How can she think she can blend in? Only her skin and her hair are Chinese. Inside—she is all American-made.
Lindo Jong discusses her daughter Waverly, who is planning her wedding and honeymoon to China with Rich. To Lindo, Waverly has expressed her fear that she will blend in so well with the Chinese that she won’t be allowed to return to America. When Lindo replies that the Chinese will know Waverly is American before she even opens her mouth, Waverly is disappointed. Lindo reproaches herself for having tried to make her daughter half Chinese and half American, when such a combination is impossible. She regrets not having taught Waverly enough about her Chinese heritage.
Before her wedding, Waverly takes Lindo to her fashionable hair stylist, Mr. Rory. Lindo believes that Waverly does so because she is ashamed of her mother. While Mr. Rory and Waverly discuss her as though she were not there, Lindo wears her “American face”—the face the Americans think is Chinese. But inside she is ashamed, because she is proud of Waverly, but Waverly is not proud of her. When Mr. Rory notes that Lindo and Waverly resemble one another, Lindo smiles her true smile, wearing her “Chinese face.” When Mr. Rory hurries away, Lindo ponders the resemblance in the mirror, thinking about the internal qualities that both women also share. She remembers seeing herself and her own mother back in China, comparing their features then. Her mother told her that she could read her fortune in her face. She had told Lindo that she was fortunate to have a straight nose, because a girl with a bent nose is “bound for misfortune . . . always following the wrong things, the wrong people, the worst luck.”
Lindo talks about the difficulties of keeping one’s “Chinese face” in America. When she first came to San Francisco, she worked in a fortune-cookie factory, where she met An-mei Hsu. An-mei introduced her to Tin Jong, who would become Lindo’s husband. While pregnant with Waverly, Lindo bumped her nose on the bus, making it crooked. She suspects that the crooked nose damaged her thinking, for when Waverly was born, Lindo saw how closely she resembled her and suddenly feared that Waverly’s life path would resemble her own. She thus named her Waverly, after the street they lived on, to let her know that America, San Francisco in particular, was where she belonged. She knew that by naming her daughter after their street, she was taking the first step in making her wholly American, and thus alienating her daughter from herself.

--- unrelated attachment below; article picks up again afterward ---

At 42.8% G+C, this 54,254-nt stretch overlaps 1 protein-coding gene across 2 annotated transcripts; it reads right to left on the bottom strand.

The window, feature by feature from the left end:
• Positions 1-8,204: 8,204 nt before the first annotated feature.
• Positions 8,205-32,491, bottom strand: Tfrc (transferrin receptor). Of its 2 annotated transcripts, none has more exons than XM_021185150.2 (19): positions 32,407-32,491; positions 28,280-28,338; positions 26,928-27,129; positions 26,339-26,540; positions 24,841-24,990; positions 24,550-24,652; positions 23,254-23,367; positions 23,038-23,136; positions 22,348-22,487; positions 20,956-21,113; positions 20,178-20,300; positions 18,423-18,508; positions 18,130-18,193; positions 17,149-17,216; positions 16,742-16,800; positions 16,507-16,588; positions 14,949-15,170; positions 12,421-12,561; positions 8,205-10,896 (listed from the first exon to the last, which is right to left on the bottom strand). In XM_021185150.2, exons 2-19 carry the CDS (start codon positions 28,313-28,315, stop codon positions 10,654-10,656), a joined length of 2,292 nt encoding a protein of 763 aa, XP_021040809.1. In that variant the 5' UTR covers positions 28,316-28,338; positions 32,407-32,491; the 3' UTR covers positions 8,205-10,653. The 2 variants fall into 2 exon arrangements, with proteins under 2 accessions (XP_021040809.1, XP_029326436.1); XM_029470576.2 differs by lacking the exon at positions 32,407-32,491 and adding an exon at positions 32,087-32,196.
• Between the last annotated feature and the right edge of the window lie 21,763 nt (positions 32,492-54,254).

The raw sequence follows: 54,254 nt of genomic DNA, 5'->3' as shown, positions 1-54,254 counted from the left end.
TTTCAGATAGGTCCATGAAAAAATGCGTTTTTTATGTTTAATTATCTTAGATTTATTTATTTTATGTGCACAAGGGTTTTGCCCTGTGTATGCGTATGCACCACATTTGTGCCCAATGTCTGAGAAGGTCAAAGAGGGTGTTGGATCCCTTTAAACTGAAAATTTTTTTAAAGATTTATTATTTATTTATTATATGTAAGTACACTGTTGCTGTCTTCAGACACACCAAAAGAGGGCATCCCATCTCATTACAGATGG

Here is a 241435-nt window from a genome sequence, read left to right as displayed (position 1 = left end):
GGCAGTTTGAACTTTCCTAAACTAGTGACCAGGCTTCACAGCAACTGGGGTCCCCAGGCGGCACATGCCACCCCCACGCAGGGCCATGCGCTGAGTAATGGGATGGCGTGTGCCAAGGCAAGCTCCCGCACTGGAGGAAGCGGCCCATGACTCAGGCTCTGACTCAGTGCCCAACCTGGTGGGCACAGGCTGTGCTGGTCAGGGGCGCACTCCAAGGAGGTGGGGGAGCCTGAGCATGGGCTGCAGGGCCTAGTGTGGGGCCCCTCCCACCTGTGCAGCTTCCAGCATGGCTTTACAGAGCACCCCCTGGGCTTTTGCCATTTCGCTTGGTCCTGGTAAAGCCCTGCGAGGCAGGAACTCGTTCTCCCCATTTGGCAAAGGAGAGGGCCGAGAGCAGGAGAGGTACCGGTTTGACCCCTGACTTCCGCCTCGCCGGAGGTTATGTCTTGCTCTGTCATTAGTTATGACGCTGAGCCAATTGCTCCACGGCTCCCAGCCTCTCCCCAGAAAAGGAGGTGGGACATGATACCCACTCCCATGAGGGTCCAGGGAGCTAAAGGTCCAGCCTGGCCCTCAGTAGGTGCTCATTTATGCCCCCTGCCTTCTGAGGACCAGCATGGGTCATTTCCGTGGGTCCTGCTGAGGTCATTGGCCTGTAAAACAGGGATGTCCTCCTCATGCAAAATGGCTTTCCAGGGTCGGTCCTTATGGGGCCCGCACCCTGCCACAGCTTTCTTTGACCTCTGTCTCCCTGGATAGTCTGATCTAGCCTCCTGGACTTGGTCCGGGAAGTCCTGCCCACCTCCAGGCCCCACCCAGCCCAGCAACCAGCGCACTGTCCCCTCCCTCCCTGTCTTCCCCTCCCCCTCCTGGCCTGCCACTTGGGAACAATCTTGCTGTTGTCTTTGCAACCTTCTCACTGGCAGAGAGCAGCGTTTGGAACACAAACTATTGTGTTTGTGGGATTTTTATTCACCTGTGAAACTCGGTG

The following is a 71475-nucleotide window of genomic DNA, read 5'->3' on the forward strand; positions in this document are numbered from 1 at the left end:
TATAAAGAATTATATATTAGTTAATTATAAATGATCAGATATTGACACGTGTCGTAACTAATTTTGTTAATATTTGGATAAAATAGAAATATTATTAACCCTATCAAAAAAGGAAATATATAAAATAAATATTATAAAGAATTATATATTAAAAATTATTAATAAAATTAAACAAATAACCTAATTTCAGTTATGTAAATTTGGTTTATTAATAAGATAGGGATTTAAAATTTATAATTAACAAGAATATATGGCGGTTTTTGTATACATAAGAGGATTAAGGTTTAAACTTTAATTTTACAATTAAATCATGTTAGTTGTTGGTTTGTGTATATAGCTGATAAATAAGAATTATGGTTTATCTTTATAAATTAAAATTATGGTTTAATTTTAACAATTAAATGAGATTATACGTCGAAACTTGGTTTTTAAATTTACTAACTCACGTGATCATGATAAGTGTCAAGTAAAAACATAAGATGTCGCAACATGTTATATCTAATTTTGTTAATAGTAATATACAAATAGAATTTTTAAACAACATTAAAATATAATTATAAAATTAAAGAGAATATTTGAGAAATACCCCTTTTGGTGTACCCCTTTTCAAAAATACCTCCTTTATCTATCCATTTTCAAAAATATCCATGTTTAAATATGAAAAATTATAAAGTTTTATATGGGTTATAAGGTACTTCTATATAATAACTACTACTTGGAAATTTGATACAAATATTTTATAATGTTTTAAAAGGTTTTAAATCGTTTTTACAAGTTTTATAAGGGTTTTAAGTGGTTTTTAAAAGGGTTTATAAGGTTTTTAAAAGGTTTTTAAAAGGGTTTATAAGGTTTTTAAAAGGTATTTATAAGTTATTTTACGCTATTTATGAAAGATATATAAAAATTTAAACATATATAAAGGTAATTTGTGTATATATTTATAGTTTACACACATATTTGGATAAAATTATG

In the beauty parlor mirror, Lindo notices that Waverly’s nose is crooked like her own, even though Lindo’s nose is crooked due to an accident, not her genes. Lindo urges her daughter to get cosmetic surgery, but Waverly laughs because she is pleased to share this feature with Lindo. She says she thinks it makes them look “devious”: people know they are two-faced, but they cannot always tell what they are thinking. Lindo thinks about the two faces both women share, and wonders which is American and which is Chinese. When Lindo visited China, she wore Chinese clothing and used local currency, but people still knew that she was an American—she wonders what she has lost.